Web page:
Immortal in Ice


Nordic Sami (Saami) people in Sapmi (Lapland) – Taken between 1900 and 1920 by Granbergs Nya Aktiebolag – Public Domain

William Shaw wanted to be alone, which is why he had settled in Lapland for a time. Unfortunately, history once again worked against him. The Nazis invaded as part of their offensive against the Soviets. He escaped into the icy wilderness rather be captured. No one could know his secret.

He couldn’t really die, not from starvation or exposure. Wounds healed almost instantly. However he could feel pain. His extremities were frozen. He’d walked as far into the mountains as his body would allow. If not death, then a long winter’s nap would be as welcome.

Then men came. They said nothing, looking to be hunters of reindeer. Shaw was picked up and taken to their camp. It had been long since he had come this way, hundreds, maybe thousands of years prior. He had lived among the Sami before. Perhaps he used to be one of them.

I wrote this for the What Pegman Saw challenge. The idea is to take a Google Maps location and image and use them as a prompt for creating a piece of flash fiction no more than 150 words long. My word count is 148.

Today, through something of a mishap, the Pegman takes us either to Northern Norway or Northern Finland. That’s a lot of territory to cover, but I picked Finland because I thought everybody else would pick Norway (the idea just popped into my head) and because it borders Russia, which could afford some interesting possibilities.

Since we’re talking northern Finland, the northern most portion is Lapland and man does it ever get cold there.

Of all the qualities this area possesses, I was drawn to the Regional Coat of Arms which depicts a traditional Wildman.

After doing a bit of reading, I found that the wildman is an iconic image associated with both northern Norway and Finland and possibly meant to depict an ancient member of the Sami people. The Sami are the only and northernmost indigenous people inhabiting areas of Norway, Sweden, Finland, and Russia. There are Sami who live along the coast and also the Mountain Sami who traditionally have hunted and also herded reindeer.

All of that is very interesting, but I needed a protagonist. I first considered a vampire, but then I recalled a character I created named William Shaw who I first introduced in January 2017 and reprised a few days later.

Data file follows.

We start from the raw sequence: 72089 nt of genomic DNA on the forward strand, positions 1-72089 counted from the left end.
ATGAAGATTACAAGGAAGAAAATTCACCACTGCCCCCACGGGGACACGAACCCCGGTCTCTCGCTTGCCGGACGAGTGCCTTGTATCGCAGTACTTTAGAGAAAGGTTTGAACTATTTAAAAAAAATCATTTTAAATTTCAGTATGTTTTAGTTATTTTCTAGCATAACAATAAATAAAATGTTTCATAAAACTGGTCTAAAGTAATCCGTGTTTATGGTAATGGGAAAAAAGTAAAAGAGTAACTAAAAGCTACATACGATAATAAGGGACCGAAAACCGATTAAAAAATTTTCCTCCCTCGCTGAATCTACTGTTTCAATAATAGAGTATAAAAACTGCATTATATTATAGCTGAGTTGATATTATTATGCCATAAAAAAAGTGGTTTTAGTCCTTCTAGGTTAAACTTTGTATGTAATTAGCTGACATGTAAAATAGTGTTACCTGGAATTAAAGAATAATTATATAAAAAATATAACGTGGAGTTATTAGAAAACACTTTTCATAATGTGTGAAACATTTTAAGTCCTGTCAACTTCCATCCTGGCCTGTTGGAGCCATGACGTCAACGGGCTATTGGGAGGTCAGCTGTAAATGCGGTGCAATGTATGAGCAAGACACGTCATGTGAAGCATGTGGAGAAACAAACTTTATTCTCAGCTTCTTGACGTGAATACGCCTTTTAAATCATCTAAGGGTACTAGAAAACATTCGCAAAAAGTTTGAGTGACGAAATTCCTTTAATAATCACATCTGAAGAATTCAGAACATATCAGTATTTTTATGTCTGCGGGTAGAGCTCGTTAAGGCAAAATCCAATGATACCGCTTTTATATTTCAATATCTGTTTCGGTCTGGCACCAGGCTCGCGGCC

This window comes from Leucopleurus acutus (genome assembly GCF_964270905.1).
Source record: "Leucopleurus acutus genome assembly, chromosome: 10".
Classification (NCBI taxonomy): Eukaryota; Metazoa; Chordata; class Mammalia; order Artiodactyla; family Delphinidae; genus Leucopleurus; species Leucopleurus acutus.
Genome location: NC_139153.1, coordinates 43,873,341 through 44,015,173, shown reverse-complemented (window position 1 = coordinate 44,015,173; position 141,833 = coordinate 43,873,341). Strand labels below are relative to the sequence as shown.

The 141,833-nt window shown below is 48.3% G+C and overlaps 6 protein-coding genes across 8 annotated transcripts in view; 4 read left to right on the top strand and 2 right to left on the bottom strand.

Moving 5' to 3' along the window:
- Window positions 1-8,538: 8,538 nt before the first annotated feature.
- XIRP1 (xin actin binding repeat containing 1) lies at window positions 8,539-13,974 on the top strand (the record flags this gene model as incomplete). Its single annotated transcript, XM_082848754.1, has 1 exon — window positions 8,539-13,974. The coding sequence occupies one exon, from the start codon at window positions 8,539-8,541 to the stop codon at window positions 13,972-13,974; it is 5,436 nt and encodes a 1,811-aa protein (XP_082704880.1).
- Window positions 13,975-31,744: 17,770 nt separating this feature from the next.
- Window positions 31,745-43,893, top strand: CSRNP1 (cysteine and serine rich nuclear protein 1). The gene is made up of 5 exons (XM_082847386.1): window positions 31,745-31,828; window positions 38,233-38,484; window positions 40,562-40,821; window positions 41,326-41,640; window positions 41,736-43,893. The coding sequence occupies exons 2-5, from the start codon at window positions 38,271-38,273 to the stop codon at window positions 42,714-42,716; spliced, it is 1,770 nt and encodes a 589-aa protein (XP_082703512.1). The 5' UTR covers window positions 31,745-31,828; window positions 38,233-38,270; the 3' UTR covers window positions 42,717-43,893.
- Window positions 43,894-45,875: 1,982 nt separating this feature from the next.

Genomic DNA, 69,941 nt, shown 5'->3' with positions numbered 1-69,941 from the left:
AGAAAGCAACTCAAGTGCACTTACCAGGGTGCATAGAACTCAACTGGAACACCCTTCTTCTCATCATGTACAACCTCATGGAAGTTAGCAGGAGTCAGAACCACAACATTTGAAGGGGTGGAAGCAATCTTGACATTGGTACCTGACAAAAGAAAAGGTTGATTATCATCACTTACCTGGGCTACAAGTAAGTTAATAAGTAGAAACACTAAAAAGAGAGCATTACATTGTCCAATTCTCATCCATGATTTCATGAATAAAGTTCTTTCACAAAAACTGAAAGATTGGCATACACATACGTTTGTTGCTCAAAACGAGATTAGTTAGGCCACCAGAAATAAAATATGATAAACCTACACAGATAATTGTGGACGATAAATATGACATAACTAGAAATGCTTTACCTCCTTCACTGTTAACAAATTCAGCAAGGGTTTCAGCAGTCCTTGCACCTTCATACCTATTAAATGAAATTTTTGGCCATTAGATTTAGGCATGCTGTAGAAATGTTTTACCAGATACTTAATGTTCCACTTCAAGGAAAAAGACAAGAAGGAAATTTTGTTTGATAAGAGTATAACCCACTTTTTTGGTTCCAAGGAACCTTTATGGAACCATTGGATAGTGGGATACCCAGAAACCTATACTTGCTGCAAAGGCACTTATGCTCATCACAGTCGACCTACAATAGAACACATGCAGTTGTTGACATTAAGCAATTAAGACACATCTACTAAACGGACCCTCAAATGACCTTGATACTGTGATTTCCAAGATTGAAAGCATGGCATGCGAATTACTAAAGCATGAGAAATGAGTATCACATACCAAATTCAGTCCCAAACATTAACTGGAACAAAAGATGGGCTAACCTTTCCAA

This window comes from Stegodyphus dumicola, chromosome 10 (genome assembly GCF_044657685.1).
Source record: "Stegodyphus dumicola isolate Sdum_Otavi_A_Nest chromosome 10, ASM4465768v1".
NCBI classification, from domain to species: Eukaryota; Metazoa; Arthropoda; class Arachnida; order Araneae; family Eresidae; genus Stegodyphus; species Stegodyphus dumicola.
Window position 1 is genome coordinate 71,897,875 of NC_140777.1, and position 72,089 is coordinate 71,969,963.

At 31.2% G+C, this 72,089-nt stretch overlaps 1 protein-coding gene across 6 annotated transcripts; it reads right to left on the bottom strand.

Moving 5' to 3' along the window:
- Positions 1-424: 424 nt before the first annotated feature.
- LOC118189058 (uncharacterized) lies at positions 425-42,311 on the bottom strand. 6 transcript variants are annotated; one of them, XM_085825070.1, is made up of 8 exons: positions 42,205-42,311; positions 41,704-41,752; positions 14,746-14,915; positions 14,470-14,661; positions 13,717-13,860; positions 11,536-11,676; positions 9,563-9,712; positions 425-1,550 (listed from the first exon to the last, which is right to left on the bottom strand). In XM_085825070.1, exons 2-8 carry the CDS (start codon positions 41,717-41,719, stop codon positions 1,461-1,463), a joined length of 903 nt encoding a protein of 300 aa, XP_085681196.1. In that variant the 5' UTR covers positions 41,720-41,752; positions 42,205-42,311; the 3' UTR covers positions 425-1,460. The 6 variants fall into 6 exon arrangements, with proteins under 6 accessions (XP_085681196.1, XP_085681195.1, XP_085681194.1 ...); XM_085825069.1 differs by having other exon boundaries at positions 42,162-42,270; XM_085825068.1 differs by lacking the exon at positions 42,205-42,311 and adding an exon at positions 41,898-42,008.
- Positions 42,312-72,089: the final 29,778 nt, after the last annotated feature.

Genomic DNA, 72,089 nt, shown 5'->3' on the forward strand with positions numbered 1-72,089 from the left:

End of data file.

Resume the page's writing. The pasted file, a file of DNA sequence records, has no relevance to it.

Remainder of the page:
Shaw is an immortal or very-long-lived person, someone who has existed so long, he cannot remember where he came from originally or how old he really is. In my first story, I also made him a time traveler. He had met his love in early 20th century England, but then due to an argument, she left him. Unfortunately, it was to travel to America aboard the doomed RMS Titanic. Decades later, he was determined to use a time machine to go back and save her, but then there would be two identical immortals existing from April 1912 forward in time so I dropped the idea of expanding that story.

Here, we have Shaw still mourning his lost love, hiding in northern Finland. Sadly, his timing was off, because the Nazis invaded Finland including Lapland during World War Two as part of Operation Barbarossa, their plan to invade the Soviet Union.

So, not wishing to be captured and perhaps being discovered by the Nazis to be an immortal (if they tortured him, his wounds would heal almost immediately, which would certainly be noticed), he took the long trek north to meet his fate or at least to enter the next chapter of his life.

To read other stories based on the prompt, go to

27 thoughts on “Immortal in Ice

    • Thanks, Peggy. I was out doing a bit of yard work earlier and it occurred to me that a very long lived person might not remember everything. Maybe there’s only so much memory capacity and thus they’d start forgetting their earliest experiences, eventually not knowing who they were originally or how old they were. Sure, maybe that memory would span centuries, but what if they’d lived for thousands of years?

      Liked by 1 person